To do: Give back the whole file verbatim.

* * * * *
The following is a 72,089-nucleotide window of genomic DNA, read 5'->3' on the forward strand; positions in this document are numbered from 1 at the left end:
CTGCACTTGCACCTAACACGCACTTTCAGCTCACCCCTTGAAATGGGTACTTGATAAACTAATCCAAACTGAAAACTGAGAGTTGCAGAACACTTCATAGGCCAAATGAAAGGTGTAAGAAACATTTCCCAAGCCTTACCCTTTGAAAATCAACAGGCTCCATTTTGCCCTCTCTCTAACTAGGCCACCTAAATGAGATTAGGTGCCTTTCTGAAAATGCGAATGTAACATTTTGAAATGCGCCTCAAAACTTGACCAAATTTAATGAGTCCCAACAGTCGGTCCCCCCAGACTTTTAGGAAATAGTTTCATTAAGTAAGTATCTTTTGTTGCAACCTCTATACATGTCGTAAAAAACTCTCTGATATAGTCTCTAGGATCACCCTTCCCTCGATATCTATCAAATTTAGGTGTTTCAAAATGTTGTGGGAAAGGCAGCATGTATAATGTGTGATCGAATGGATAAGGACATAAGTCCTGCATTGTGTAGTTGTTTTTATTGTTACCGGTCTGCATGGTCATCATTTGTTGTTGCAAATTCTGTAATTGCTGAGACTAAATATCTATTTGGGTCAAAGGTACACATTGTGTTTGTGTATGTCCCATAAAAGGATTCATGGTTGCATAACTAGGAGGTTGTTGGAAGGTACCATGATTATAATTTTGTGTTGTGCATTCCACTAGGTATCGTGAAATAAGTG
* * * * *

The following is a 72,089-nucleotide window of genomic DNA, read 5'->3' on the forward strand; positions in this document are numbered from 1 at the left end:
CTGCACTTGCACCTAACACGCACTTTCAGCTCACCCCTTGAAATGGGTACTTGATAAACTAATCCAAACTGAAAACTGAGAGTTGCAGAACACTTCATAGGCCAAATGAAAGGTGTAAGAAACATTTCCCAAGCCTTACCCTTTGAAAATCAACAGGCTCCATTTTGCCCTCTCTCTAACTAGGCCACCTAAATGAGATTAGGTGCCTTTCTGAAAATGCGAATGTAACATTTTGAAATGCGCCTCAAAACTTGACCAAATTTAATGAGTCCCAACAGTCGGTCCCCCCAGACTTTTAGGAAATAGTTTCATTAAGTAAGTATCTTTTGTTGCAACCTCTATACATGTCGTAAAAAACTCTCTGATATAGTCTCTAGGATCACCCTTCCCTCGATATCTATCAAATTTAGGTGTTTCAAAATGTTGTGGGAAAGGCAGCATGTATAATGTGTGATCGAATGGATAAGGACATAAGTCCTGCATTGTGTAGTTGTTTTTATTGTTACCGGTCTGCATGGTCATCATTTGTTGTTGCAAATTCTGTAATTGCTGAGACTAAATATCTATTTGGGTCAAAGGTACACATTGTGTTTGTGTATGTCCCATAAAAGGATTCATGGTTGCATAACTAGGAGGTTGTTGGAAGGTACCATGATTATAATTTTGTGTTGTGCATTCCACTAGGTATCGTGAAATAAGTG